This article is only available in the PDF format. Download the PDF to view the article, as well as its associated figures and tables.
During the European war, many varieties of splints came into vogue. Some of them were resurrected from the discard, while others combined old ideas with new positions and arrangements. Among the various mechanical supports is the "aeroplane" splint used for fractures of the surgical and anatomic necks of the humerus, gunshot wounds of the shoulder involving the joint, and wounds of the outer end of the clavicle and spine of the scapula. This splint has been used to great advantage and with much comfort to the patient, both before and after operative procedure. But as devised it does not meet all the requirements of the long convalescence of these types of cases. A later style is open to practically the same objections, as it does not permit of the lowering of the arm with support in the axilla, the point at which support is most needed.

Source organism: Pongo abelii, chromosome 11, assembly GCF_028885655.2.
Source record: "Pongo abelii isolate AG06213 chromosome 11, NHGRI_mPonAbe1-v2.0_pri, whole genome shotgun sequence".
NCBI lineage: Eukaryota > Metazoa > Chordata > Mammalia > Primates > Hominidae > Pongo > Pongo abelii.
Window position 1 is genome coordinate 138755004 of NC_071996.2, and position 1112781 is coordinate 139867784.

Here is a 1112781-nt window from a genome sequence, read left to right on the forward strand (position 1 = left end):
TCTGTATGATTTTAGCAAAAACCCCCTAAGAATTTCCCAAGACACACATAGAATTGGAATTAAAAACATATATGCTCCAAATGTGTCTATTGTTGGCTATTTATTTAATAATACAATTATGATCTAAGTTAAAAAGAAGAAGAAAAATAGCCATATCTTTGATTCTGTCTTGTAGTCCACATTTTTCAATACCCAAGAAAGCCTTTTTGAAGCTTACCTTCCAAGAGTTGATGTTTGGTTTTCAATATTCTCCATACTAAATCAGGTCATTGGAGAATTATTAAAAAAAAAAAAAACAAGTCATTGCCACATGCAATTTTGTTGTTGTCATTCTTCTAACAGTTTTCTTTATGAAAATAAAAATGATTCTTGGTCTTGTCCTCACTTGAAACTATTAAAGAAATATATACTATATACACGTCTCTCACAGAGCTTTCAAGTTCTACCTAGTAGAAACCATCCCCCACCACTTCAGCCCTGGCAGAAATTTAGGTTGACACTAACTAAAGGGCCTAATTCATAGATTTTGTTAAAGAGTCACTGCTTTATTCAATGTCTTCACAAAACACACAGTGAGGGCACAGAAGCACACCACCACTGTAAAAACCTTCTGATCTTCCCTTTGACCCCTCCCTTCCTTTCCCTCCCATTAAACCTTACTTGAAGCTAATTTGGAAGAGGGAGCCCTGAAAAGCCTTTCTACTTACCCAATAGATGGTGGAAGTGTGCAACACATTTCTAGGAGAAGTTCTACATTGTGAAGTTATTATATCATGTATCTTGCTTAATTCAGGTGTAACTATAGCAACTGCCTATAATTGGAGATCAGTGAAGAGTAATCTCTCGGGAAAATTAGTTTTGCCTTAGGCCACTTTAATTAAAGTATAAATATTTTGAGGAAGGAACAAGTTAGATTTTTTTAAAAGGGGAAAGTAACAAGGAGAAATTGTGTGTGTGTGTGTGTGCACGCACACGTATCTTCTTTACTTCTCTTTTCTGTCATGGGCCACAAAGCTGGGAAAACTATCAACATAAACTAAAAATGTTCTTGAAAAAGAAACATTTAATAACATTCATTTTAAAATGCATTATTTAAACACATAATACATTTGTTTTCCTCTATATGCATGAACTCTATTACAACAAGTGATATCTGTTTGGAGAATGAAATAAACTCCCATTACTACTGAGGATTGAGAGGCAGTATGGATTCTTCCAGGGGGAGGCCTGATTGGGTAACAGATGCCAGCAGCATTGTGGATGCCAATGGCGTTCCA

Figure 1 (the original
Romaine FW. AN IMPROVEMENT OF THE AEROPLANE SPLINT. JAMA. 1919;73(2):104. doi:10.1001/jama.1919.26120280001008a
Customize your JAMA Network experience by selecting one or more topics from the list below.